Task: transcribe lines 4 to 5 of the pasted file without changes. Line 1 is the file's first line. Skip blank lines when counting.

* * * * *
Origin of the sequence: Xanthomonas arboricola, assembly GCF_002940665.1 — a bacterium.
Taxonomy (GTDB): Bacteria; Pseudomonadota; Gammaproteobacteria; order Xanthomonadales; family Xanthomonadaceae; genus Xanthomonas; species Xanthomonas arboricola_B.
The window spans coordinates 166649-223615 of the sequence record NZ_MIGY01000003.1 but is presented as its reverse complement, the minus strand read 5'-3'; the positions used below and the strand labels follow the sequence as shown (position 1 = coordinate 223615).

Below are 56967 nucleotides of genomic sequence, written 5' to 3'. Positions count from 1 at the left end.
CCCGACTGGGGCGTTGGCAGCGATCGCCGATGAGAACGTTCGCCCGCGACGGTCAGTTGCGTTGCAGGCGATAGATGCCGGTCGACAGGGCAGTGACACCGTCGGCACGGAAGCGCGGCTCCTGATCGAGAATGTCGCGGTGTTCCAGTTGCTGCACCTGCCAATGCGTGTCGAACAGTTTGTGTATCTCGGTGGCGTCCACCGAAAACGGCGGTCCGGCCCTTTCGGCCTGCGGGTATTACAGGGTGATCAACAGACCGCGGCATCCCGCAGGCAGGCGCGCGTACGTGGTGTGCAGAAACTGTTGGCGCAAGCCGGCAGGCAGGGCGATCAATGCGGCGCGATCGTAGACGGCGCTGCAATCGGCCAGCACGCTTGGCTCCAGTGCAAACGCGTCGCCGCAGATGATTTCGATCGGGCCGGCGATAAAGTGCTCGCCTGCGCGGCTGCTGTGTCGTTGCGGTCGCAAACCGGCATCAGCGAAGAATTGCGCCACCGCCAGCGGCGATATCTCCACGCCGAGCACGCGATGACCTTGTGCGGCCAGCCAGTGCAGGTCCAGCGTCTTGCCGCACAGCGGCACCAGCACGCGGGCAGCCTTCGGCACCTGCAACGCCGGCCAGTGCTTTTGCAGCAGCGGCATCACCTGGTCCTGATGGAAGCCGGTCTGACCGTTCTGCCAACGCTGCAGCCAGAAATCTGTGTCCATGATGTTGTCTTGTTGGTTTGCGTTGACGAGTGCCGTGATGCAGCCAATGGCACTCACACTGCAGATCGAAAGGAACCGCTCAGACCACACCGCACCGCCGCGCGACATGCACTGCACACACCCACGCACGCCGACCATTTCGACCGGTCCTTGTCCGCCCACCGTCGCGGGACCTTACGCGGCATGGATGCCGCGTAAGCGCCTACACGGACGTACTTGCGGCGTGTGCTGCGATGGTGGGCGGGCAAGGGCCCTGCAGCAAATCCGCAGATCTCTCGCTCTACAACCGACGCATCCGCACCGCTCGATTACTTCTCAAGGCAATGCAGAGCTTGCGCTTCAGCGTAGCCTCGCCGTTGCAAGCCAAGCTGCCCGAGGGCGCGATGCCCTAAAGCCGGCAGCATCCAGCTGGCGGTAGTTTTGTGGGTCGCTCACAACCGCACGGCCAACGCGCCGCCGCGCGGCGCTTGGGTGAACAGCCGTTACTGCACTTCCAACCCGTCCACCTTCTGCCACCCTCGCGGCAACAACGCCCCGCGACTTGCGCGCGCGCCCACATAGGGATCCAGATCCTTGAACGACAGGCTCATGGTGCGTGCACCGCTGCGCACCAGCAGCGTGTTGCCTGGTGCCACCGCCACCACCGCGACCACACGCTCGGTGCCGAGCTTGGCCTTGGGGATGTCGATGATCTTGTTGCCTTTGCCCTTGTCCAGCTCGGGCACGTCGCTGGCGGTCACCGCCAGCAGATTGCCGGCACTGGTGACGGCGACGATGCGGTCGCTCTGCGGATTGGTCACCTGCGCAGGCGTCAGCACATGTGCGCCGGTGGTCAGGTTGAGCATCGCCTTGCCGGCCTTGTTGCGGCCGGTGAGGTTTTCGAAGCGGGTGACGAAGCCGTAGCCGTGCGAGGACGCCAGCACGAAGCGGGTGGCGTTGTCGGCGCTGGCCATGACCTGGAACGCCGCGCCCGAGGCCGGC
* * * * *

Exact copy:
Below are 56967 nucleotides of genomic sequence, written 5' to 3'. Positions count from 1 at the left end.
CCCGACTGGGGCGTTGGCAGCGATCGCCGATGAGAACGTTCGCCCGCGACGGTCAGTTGCGTTGCAGGCGATAGATGCCGGTCGACAGGGCAGTGACACCGTCGGCACGGAAGCGCGGCTCCTGATCGAGAATGTCGCGGTGTTCCAGTTGCTGCACCTGCCAATGCGTGTCGAACAGTTTGTGTATCTCGGTGGCGTCCACCGAAAACGGCGGTCCGGCCCTTTCGGCCTGCGGGTATTACAGGGTGATCAACAGACCGCGGCATCCCGCAGGCAGGCGCGCGTACGTGGTGTGCAGAAACTGTTGGCGCAAGCCGGCAGGCAGGGCGATCAATGCGGCGCGATCGTAGACGGCGCTGCAATCGGCCAGCACGCTTGGCTCCAGTGCAAACGCGTCGCCGCAGATGATTTCGATCGGGCCGGCGATAAAGTGCTCGCCTGCGCGGCTGCTGTGTCGTTGCGGTCGCAAACCGGCATCAGCGAAGAATTGCGCCACCGCCAGCGGCGATATCTCCACGCCGAGCACGCGATGACCTTGTGCGGCCAGCCAGTGCAGGTCCAGCGTCTTGCCGCACAGCGGCACCAGCACGCGGGCAGCCTTCGGCACCTGCAACGCCGGCCAGTGCTTTTGCAGCAGCGGCATCACCTGGTCCTGATGGAAGCCGGTCTGACCGTTCTGCCAACGCTGCAGCCAGAAATCTGTGTCCATGATGTTGTCTTGTTGGTTTGCGTTGACGAGTGCCGTGATGCAGCCAATGGCACTCACACTGCAGATCGAAAGGAACCGCTCAGACCACACCGCACCGCCGCGCGACATGCACTGCACACACCCACGCACGCCGACCATTTCGACCGGTCCTTGTCCGCCCACCGTCGCGGGACCTTACGCGGCATGGATGCCGCGTAAGCGCCTACACGGACGTACTTGCGGCGTGTGCTGCGATGGTGGGCGGGCAAGGGCCCTGCAGCAAATCCGCAGATCTCTCGCTCTACAACCGACGCATCCGCACCGCTCGATTACTTCTCAAGGCAATGCAGAGCTTGCGCTTCAGCGTAGCCTCGCCGTTGCAAGCCAAGCTGCCCGAGGGCGCGATGCCCTAAAGCCGGCAGCATCCAGCTGGCGGTAGTTTTGTGGGTCGCTCACAACCGCACGGCCAACGCGCCGCCGCGCGGCGCTTGGGTGAACAGCCGTTACTGCACTTCCAACCCGTCCACCTTCTGCCACCCTCGCGGCAACAACGCCCCGCGACTTGCGCGCGCGCCCACATAGGGATCCAGATCCTTGAACGACAGGCTCATGGTGCGTGCACCGCTGCGCACCAGCAGCGTGTTGCCTGGTGCCACCGCCACCACCGCGACCACACGCTCGGTGCCGAGCTTGGCCTTGGGGATGTCGATGATCTTGTTGCCTTTGCCCTTGTCCAGCTCGGGCACGTCGCTGGCGGTCACCGCCAGCAGATTGCCGGCACTGGTGACGGCGACGATGCGGTCGCTCTGCGGATTGGTCACCTGCGCAGGCGTCAGCACATGTGCGCCGGTGGTCAGGTTGAGCATCGCCTTGCCGGCCTTGTTGCGGCCGGTGAGGTTTTCGAAGCGGGTGACGAAGCCGTAGCCGTGCGAGGACGCCAGCACGAAGCGGGTGGCGTTGTCGGCGCTGGCCATGACCTGGAACGCCGCGCCCGAGGCCGGC